Now, if we intialize (i.e. declare and assign a value to) a let or const variable after console.log(myValue), JavaScript will logically throw an error stating that the value of the myValue variable cannot be accessed yet because it hasn't been initialized:

console.log(myValue);

let myValue = "I am the value";
// Uncaught ReferenceError: Cannot access 'myValue' before initialization

But try this with var and there is no error. Instead, console.log(myValue) returns a value of undefined:

console.log(myValue); // undefined

var myValue = "I am the value";

The difference occurs because JavaScript hoists any variable declared with var to the top of the script and initializes it with a default value undefined. If a variable is declared with var inside a function, it is hoisted and initialized before the function is executed.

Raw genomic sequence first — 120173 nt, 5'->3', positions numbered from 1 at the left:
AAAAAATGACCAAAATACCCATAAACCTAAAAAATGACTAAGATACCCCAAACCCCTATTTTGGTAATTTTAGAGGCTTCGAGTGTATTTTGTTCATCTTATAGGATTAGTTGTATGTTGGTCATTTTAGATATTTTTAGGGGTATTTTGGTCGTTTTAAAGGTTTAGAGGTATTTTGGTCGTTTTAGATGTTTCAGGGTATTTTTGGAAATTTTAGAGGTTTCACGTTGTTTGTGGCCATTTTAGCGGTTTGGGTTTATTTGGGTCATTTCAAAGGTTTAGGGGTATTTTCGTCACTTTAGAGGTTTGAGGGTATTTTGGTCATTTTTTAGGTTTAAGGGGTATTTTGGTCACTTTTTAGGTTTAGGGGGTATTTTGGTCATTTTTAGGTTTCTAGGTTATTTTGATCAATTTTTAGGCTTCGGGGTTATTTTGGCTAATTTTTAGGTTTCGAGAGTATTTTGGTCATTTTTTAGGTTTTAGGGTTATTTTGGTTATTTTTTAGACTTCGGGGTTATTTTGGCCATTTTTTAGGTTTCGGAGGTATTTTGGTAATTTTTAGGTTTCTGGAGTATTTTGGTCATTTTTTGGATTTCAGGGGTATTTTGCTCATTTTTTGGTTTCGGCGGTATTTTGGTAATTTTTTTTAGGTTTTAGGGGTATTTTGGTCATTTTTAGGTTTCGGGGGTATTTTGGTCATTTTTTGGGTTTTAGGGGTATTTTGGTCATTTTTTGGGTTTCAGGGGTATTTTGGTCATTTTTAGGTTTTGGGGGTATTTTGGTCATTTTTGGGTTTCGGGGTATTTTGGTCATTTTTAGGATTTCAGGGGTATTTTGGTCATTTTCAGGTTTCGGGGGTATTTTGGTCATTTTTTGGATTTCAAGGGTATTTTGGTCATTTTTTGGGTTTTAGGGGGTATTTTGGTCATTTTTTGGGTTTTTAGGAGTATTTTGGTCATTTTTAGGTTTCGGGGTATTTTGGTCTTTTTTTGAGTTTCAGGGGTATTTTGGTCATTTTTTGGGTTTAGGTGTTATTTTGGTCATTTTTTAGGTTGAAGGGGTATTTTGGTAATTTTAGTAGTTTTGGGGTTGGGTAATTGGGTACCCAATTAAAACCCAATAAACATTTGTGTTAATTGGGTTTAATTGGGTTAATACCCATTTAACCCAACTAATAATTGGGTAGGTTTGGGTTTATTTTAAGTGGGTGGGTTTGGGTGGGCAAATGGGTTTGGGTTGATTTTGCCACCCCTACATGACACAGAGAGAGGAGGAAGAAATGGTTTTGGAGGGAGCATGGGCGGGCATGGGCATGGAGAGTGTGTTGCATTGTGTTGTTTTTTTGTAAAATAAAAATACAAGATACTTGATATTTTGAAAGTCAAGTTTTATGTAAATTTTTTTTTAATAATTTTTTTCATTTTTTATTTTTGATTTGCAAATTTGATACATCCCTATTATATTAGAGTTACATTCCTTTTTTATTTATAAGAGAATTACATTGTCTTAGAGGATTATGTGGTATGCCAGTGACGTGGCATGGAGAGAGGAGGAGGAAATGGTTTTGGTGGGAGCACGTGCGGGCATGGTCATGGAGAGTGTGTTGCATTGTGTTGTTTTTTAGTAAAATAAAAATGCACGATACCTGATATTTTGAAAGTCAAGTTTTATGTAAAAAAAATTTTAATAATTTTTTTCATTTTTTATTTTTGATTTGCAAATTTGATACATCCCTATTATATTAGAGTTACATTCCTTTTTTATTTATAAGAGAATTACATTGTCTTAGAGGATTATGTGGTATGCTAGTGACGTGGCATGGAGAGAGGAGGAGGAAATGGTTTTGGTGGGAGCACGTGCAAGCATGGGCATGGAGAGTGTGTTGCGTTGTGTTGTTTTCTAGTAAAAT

Functions declared with the function keyword are also hoisted, allowing us to call them anywhere in our script (if they are defined in the global scope).

But for variables, no such advantage exists, so it is hard to argue against the behavior of let and const, which both throw hard error.

#5: Block scope

Both var, let and const have global scope if declared at the top-level. And all three have function scope if declared inside a function (i.e. they do not exist outside the function).

But they do differ in terms of block scope (i.e. inside if...else statements and loops),

Variables declared with var escape block scope. So for an if...else statement or loop in the global scope, var creates a new global variable:

if ((2+2)===4) {
    var message = "Correct!";
}
console.log(message); // "Correct!"

This behavior can be useful in some contexts, but runs the risk of overwriting variables created elsewhere in your script (and associated modules) and/or in-built properties on the global window object.

In contrast, let and const do not evade block scope and so are contained if declared within an if...else statement or loop:

if ((2+2)===4) {
    const message = "Correct!";
}

console.log(message);
// Throws hard error: "Uncaught ReferenceError: message is not defined"

Which behavior is desirable depends upon whether the declared variable needs to be accessed again outside of block scope.